Category: Birth Injuries

What’s the most dangerous time to go to the hospital? The answer may surprise you.

by John McKiggan

Did you know that there are certain times when it is more dangerous to go to the hospital?

What’s the most dangerous time to go to the hospital?

As Canadians we are proud of our health care system. We expect hospitals, doctors and nurses to provide us with excellent care no matter when we are forced to go to the hospital. That’s not an unreasonable expectation.

Cost of Care in Cerebral Palsy Claims

by John McKiggan

I was reviewing a report the other day from an Occupational Therapist who has provided me with an opinion as to the Future Care needs for one of my clients, a child who suffers from Cerebal Palsy (CP) as a result of birth trauma.

I was struck by how sophisticated experts in this field have become and how advances in technology have created products that can help reduce some of the significant challenges that victims of CP (and their familes) face in trying to lead a normal productive life.

What causes CP?

How Long is Too Long? The 30 Minute C-Section Rule: Ediger (Guardian Ad Litem) v. Johnston

by John McKiggan

This article is an excerpt from a paper I presented at the national Birth Trauma Litigation conference in Toronto. The paper considers the implications of the Supreme Court of Canada’s decision in Ediger (Guardian Ad Litem) v. Johnston.

Eidger involved (among other things) allegations that the defendant failed to meet the appropriate standard of care in not performing a timely C- section.

The arguments in Ediger with respect to the standard of care required for emergency caesarean section are similar to those made more than ten years ago in Commisso v. North York Branson Hospital.

Clinical Practice Guidelines as Standard of Care in Birth Injury Claims

by John McKiggan

Wikipedia defines a Clinical Practice Guideline as:

“… a document with the aim of guiding decisions and criteria regarding diagnosis, management, and treatment in specific areas of healthcare.”

Clinical Practice Guidelines (CPG’s) are frequently referenced in medical malpractice claims and frequently there is a debate as to whether CPG’s establish the standard of care a prudent physician is required to meet in a particular circumstance.

Standard of Care in Obstetric Malpractice Cases: Birth Injury Claims in Canada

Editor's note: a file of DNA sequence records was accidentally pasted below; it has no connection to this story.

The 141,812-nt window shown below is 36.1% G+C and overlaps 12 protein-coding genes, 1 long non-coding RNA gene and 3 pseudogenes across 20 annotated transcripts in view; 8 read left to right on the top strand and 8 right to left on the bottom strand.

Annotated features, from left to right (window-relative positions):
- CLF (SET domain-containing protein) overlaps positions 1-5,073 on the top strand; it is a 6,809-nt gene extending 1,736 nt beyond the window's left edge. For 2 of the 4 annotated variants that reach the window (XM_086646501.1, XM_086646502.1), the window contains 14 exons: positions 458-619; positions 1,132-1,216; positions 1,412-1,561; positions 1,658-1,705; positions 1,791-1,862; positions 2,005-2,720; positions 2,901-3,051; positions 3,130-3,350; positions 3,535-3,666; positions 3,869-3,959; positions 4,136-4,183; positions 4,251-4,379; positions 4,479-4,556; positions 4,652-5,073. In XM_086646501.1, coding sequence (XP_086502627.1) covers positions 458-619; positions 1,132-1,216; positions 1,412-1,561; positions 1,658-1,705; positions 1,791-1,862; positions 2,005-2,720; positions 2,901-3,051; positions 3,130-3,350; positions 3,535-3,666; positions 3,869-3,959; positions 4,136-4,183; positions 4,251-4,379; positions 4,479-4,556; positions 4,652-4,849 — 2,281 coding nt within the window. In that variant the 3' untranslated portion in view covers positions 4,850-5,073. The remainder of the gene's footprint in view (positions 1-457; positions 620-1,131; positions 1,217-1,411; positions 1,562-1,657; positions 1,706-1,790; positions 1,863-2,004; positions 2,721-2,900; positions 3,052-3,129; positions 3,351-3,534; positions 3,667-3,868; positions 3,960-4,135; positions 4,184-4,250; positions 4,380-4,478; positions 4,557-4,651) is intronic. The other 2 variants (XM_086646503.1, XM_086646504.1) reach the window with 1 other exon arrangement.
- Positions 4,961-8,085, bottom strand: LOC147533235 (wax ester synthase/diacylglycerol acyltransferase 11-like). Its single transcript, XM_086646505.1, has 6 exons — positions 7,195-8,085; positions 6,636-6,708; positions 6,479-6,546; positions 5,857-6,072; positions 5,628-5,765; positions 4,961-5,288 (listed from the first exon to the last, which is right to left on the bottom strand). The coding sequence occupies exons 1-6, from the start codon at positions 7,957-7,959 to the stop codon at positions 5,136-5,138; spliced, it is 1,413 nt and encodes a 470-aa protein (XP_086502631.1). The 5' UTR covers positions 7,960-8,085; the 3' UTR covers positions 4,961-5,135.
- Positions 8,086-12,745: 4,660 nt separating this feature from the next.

by John McKiggan

Birth Trauma Claims

I had the pleasure of being invited to speak at the Birth Trauma litigation conference in Toronto this year. The conference was fascinating and I learned a lot from the other lawyers, physicians and nurses who presented at the conference.

I was asked to speak on the topic of Standard of Care in Obstetric Malpractice Cases.

Supreme Court of Canada Upholds Judge’s “Copycat” Decision (In Part): Cojocaru v. British Columbia Women’s Hospital and Health Centre

by John McKiggan

Last week, the Supreme Court of Canada (SCC) issued a decision in a complicated medical malpractice case that raised the issue of when it is appropriate for judges to incorporate reasons taken from the briefs of one of the parties.

Background

In Cojocaru v. British Columbia Women’s Hospital and Health Centre the mother, Monica Cojocaru had previously given birth by C-section. On the recommendation of her obstetrician, Dr. Yue, Ms. Cojocaru agreed to delivery of her baby, Eric Cojocaru, by “vaginal birth after Cesarean section”, otherwise known as VBAC.

Appeal Court Upholds Jury Decision in Med Mal Trial: Goodwin v Olupona

by John McKiggan

Judge or Jury?

In most provinces in Canada, it is possible to have a civil case tried by judge alone or by judge and jury. I discussed this recently in an article on my Halifax Personal Injury Lawyer Blog, Do I have a right to a jury trial in personal injury claims?

The Nova Scotia Supreme Court recently stated in Anderson v. Cyr, a claim arising out of a motor vehicle accident:

Multi-million dollar award to child who suffered birth injury: Court examines compensation for “pain and suffering”

by John McKiggan

Child Claims Millions Due to Birth Injury

An Alberta court recently decided a case involving a child who was permanently injured during her birth. The case A.T.-B. v. Mah contained an interesting analysis of a variety of legal issues that typically arise in medical malpractice claims.

I thought the case was worth writing about because of the judge’s views regarding the plaintiff’s claim for compensation for “pain and suffering.”

Supreme Court of Canada clarifies law for malpractice victims: Ediger v Johnston

by John McKiggan

The Supreme Court of Canada released an important decision for medical malpractice plaintiffs today.

Summary

In Ediger v. Johnston, the plaintiff “C” suffered from brain damage caused during her birth. C now lives with spastic quadriplegia and cerebral palsy. She is tube-fed, confined to a wheel chair and is completely dependent on others for all of her daily needs. She has a significantly reduced life expectancy of 38 years.

“My doctor says my baby has Erb’s Palsy. What does that mean?”

by John McKiggan

I was asked this question the other day by a new mom. As a medical malpractice lawyer in Halifax, I frequently get calls from parents throughout Atlantic Canada whose babies have suffered a birth injury.

Usually they want to know how the injury happened or if the injury was caused by anything the doctors or nurses did during the mom’s labour and delivery. Sometimes they just want someone to explain the medical terms the doctors have used.

Erb’s palsy and Brachial plexus injuries

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